# rOpenSci: The gutenbergr package

output: github_document

gutenbergr: R package to search and download public domain texts from Project Gutenberg

Authors: David Robinson
License: GPL-2

Download and process public domain works from the Project Gutenberg collection. Includes

  • A function gutenberg_download() that downloads one or more works from Project Gutenberg by ID: e.g., gutenberg_download(84) downloads the text of Frankenstein.
  • Metadata for all Project Gutenberg works as R datasets, so that they can be searched and filtered:
    • gutenberg_metadata contains information about each work, pairing Gutenberg ID with title, author, language, etc
    • gutenberg_authors contains information about each author, such as aliases and birth/death year
    • gutenberg_subjects contains pairings of works with Library of Congress subjects and topics

Installation

Install the package with:

install.packages("gutenbergr")

Or install the development version using devtools with:

devtools::install_github("ropensci/gutenbergr")

Examples

The gutenberg_works() function retrieves, by default, a table of metadata for all unique English-language Project Gutenberg works that have text associated with them. (The gutenberg_metadata dataset has all Gutenberg works, unfiltered).

Suppose we wanted to download Emily Bronte’s “Wuthering Heights.” We could find the book’s ID by filtering:

Since we see that it has gutenberg_id 768, we can download it with the gutenberg_download() function:

gutenberg_download can download multiple books when given multiple IDs. It also takes a meta_fields argument that will add variables from the metadata.

It can also take the output of gutenberg_works directly. For example, we could get the text of all Aristotle’s works, each annotated with both gutenberg_id and title, using:

FAQ

What do I do with the text once I have it?

  • The Natural Language Processing CRAN View suggests many R packages related to text mining, especially around the tm package.
  • The tidytext package is useful for tokenization and analysis, especially since gutenbergr downloads books as a data frame already.
  • You could match the wikipedia column in gutenberg_author to Wikipedia content with the WikipediR package or to pageview statistics with the wikipediatrend package.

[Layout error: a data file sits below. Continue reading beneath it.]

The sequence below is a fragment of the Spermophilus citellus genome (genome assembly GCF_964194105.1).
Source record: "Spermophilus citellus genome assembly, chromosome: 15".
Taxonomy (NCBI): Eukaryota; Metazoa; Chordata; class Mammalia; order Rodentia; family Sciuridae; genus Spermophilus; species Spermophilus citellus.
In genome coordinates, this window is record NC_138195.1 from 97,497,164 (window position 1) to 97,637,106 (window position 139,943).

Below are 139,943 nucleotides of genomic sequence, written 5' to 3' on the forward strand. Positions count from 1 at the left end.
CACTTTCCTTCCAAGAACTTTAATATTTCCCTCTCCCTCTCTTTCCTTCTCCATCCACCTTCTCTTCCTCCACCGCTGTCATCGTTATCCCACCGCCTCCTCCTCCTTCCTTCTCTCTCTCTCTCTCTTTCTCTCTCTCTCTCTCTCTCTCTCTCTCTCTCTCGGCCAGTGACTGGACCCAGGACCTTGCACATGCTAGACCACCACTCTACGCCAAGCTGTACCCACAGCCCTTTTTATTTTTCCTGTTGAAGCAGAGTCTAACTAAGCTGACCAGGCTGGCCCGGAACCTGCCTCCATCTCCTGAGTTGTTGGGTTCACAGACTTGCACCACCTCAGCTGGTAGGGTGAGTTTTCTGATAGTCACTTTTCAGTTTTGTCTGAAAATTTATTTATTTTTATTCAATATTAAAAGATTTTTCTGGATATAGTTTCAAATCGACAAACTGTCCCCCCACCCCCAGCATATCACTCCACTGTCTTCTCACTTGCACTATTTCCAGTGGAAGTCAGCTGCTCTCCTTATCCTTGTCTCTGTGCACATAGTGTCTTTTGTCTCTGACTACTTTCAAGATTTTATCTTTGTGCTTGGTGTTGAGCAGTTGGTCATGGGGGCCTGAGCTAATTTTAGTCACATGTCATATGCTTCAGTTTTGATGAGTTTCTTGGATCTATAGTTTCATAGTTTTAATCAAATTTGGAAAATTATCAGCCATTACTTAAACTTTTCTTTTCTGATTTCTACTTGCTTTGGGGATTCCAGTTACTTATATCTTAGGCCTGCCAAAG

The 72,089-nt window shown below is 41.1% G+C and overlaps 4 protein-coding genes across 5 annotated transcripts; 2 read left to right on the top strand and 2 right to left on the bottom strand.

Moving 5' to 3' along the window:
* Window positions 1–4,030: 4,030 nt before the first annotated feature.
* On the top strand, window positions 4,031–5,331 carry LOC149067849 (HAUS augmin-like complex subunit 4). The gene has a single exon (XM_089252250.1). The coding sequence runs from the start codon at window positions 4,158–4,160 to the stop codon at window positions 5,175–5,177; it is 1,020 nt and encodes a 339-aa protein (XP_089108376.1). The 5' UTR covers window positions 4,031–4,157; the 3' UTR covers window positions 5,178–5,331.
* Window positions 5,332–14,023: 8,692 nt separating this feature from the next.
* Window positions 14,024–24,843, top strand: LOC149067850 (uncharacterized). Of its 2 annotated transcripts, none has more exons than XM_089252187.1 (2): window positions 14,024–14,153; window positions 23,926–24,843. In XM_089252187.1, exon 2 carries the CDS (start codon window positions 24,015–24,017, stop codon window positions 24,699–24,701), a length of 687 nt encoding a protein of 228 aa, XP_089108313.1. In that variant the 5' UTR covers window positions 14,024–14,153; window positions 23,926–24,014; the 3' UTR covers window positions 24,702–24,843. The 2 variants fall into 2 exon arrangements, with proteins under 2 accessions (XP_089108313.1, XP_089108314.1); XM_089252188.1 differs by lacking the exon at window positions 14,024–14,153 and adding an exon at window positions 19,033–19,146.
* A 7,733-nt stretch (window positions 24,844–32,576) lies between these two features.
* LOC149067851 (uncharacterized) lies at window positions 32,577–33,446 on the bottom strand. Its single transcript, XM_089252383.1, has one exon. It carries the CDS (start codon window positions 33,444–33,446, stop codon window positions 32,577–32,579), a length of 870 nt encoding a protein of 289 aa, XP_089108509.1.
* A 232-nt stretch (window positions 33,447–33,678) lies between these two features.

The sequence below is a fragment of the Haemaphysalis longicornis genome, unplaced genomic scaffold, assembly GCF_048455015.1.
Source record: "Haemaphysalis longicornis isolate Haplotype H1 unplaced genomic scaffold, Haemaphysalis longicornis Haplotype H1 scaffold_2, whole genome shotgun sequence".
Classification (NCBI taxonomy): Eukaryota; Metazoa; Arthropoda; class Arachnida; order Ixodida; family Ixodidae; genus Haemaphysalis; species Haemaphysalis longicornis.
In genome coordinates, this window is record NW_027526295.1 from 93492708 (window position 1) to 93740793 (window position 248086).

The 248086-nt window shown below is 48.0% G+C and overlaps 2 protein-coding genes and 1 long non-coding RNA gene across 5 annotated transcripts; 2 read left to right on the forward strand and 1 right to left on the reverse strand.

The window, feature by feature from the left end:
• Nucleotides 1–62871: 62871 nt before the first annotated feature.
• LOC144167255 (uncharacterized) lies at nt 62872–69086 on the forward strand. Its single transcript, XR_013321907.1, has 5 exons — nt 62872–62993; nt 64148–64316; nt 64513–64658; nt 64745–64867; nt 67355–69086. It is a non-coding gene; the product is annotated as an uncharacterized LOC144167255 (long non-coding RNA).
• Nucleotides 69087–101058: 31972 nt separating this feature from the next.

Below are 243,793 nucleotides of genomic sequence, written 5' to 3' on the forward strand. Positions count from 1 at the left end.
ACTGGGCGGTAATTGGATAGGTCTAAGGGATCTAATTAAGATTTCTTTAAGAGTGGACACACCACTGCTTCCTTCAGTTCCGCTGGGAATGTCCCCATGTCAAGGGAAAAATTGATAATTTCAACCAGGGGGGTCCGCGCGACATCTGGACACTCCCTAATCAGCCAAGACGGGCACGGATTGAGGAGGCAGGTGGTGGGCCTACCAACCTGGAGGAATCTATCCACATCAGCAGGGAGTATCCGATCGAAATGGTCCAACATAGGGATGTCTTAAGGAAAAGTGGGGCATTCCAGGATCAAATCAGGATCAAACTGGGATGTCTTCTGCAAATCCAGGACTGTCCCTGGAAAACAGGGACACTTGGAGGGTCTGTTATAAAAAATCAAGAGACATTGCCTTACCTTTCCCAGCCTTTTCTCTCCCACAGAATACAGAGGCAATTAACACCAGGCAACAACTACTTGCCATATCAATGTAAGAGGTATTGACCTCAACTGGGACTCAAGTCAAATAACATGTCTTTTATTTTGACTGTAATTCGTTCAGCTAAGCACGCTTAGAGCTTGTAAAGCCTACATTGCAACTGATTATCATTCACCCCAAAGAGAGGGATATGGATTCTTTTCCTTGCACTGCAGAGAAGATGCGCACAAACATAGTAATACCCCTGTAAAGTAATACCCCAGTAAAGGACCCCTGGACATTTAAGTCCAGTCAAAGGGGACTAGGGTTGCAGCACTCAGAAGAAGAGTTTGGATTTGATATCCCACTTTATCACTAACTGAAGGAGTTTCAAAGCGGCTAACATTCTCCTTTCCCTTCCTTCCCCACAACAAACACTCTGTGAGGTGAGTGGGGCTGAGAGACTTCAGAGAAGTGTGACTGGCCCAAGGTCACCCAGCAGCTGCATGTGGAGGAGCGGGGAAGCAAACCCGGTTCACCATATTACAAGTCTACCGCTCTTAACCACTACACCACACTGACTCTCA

• If you’re considering an analysis based on author name, you may find the humaniformat (for extraction of first names) and gender (prediction of gender from first names) packages useful. (Note that humaniformat has a format_reverse function for reversing “Last, First” names).

How were the metadata R files generated?

See the data-raw directory for the scripts that generate these datasets. As of now, these were generated from the Project Gutenberg catalog on 05 May 2016.

Do you respect the rules regarding robot access to Project Gutenberg?

Yes! The package respects these rules and complies to the best of our ability. Namely:

  • Project Gutenberg allows wget to harvest Project Gutenberg using this list of links. The gutenbergr package visits that page once to find the recommended mirror for the user’s location.
  • We retrieve the book text directly from that mirror using links in the same format. For example, Frankenstein (book 84) is retrieved from http://www.gutenberg.lib.md.us/8/84/84.zip.
  • We retrieve the .zip file rather than txt to minimize bandwidth on the mirror.

Still, this package is not the right way to download the entire Project Gutenberg corpus (or all from a particular language). For that, follow their recommendation to use wget or set up a mirror. This package is recommended for downloading a single work, or works for a particular author or topic.

Code of Conduct

This project is released with a Contributor Code of Conduct. By participating in this project you agree to abide by its terms.

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